Security is an Enabler
Governments have a primary responsibility to protect national populations from a number of threats, including those posed by individuals and groups that orchestrate acts of violence to cause destruction and to instill fear in the name of ideological and political beliefs. The national security strategy for the United Kingdom, " A strong Britain in an age of uncertainty" ranks the threat from terrorism upon UK interests both at home and abroad as a Tier One threat to national security. The events in Europe five days before Christmas were another stark reminder of the necessity for individuals to remain vigilant and organisations to develop resilience.
The identified threats have not merely resulted in the production of strategies and policies outlining the potential impacts and illustrating the governmental committal to protecting the United Kingdom, it's interests and citizens, but also to an acknowledgement that they are a daily reality which threaten both UK physical and financial security. The potential large-scale devastation, loss of life and the associated instability caused by such attacks, can result in an existing and perceived lack of confidence in a region within both commercial organisations and foreign partners. The reticence to invest in such regions can potentially thwart national development, international collaboration and therefore long term global security, alongside negatively impacting upon the quality of living of populations. In concert with these existing views, the Centre for the Protection of National Infrastructure identifies a number of industries and services alongside government infrastructure and energy supply networks that are critical to the UK’s national structure.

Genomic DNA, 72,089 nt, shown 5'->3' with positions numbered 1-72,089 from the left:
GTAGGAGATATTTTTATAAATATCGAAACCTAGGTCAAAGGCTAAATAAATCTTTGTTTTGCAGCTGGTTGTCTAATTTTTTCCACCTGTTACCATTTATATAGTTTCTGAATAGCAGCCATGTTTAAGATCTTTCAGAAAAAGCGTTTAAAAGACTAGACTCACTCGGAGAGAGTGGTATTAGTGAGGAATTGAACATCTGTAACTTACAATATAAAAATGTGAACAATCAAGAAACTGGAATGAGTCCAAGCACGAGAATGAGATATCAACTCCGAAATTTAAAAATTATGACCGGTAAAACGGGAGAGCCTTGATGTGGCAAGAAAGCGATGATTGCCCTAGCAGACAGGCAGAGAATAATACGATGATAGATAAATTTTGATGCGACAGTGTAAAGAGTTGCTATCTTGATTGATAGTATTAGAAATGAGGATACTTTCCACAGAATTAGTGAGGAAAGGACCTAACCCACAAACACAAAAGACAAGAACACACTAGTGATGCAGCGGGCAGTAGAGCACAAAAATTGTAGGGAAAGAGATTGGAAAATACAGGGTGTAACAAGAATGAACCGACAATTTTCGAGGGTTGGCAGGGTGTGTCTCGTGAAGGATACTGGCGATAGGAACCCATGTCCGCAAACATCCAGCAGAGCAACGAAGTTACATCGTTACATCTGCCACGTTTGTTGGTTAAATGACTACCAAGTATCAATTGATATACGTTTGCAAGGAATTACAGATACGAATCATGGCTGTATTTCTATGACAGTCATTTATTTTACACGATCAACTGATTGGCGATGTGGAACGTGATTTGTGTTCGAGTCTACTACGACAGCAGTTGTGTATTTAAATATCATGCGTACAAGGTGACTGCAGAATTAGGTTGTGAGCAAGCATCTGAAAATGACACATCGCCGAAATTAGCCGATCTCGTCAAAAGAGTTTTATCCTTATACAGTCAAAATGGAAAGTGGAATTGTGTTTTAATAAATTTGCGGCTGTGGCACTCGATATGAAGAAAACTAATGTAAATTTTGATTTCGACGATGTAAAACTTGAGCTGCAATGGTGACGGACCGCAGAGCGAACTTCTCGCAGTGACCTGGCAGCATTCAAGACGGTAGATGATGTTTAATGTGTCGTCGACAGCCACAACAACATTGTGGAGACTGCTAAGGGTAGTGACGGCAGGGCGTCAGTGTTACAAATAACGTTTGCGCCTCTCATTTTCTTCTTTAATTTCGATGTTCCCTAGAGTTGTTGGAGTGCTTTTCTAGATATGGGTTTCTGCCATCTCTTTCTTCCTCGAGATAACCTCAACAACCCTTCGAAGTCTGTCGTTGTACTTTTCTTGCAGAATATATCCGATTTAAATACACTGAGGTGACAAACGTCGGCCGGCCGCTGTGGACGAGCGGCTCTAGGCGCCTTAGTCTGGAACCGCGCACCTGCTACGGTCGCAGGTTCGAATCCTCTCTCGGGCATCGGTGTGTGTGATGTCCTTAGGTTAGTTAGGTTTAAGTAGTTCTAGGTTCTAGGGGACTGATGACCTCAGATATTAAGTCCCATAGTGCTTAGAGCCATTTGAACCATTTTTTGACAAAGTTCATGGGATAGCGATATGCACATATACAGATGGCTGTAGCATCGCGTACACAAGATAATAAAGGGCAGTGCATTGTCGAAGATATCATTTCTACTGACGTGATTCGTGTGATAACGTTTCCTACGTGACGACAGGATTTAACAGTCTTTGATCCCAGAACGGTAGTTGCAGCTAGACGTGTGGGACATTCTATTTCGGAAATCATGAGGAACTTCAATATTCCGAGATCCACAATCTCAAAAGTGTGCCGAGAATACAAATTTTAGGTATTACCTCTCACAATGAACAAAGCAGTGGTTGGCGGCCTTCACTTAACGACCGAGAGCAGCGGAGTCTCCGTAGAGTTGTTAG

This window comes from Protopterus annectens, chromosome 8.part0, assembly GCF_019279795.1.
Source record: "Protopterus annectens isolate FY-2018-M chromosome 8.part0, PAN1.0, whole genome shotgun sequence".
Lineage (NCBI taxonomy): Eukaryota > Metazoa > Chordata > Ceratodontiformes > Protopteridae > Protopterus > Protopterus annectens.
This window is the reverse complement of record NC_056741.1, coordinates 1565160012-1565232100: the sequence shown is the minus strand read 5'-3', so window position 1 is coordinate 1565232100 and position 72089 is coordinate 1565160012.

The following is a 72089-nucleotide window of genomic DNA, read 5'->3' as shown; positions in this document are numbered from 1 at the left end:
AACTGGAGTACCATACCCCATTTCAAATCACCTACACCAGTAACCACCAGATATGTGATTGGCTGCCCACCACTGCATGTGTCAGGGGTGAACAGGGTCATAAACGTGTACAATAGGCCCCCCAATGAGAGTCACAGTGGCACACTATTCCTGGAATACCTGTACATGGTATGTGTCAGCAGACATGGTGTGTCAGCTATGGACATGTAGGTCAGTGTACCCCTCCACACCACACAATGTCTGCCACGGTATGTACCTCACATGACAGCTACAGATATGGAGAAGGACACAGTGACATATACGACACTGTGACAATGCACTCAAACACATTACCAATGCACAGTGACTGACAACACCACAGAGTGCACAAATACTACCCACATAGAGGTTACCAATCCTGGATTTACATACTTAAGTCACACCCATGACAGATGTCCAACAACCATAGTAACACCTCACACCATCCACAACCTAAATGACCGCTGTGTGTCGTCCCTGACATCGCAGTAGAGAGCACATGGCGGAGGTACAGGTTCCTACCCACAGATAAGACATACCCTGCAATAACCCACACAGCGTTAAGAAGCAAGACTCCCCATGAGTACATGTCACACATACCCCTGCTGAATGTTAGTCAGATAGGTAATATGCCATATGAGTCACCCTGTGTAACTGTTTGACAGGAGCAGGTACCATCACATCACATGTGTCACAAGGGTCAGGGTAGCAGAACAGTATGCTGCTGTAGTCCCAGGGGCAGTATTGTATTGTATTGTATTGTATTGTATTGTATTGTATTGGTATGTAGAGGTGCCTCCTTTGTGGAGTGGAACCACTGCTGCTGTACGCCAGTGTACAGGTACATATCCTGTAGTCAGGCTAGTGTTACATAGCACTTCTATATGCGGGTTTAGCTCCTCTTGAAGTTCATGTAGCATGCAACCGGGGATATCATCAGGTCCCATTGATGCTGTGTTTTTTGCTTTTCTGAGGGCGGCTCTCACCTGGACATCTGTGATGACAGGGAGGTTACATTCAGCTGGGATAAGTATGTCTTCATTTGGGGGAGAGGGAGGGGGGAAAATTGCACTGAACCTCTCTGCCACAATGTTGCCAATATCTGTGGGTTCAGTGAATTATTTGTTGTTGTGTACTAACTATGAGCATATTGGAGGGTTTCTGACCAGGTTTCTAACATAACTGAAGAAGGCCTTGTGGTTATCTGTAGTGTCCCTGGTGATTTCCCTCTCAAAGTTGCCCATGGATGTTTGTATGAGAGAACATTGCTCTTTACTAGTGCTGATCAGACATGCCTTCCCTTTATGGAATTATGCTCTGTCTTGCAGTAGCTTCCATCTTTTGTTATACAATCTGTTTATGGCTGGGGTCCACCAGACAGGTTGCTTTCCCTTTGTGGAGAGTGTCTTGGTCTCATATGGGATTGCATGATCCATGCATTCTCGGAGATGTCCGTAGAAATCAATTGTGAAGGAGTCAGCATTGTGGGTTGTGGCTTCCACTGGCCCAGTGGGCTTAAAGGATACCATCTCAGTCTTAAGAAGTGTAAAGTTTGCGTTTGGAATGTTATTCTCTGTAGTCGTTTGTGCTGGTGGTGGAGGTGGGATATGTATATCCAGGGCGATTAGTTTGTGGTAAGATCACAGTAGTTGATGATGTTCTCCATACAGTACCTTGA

The present state of global security demands the adoption of an appropriate and pragmatic approach by all stakeholders, in order to ensure that UK security is sustained. The growing recognition that there is a need for national agencies, public services and private enterprises to increasingly collaborate in response to the threat and to operate within a challenging public and financial climate, is initially reflected by the common adoption of strategic framework components in both the National Strategic Assessments for Counter Terrorism and Serious and Organised Crime; Pursue, Prevent, Protect and Prepare. Such a thematic statement could be viewed to indicate the beginning of an influx of new methods and the shared use of existing practice, when it is viewed to be appropriate. Recent global interventions in the fight against terrorism are illustrative of the ne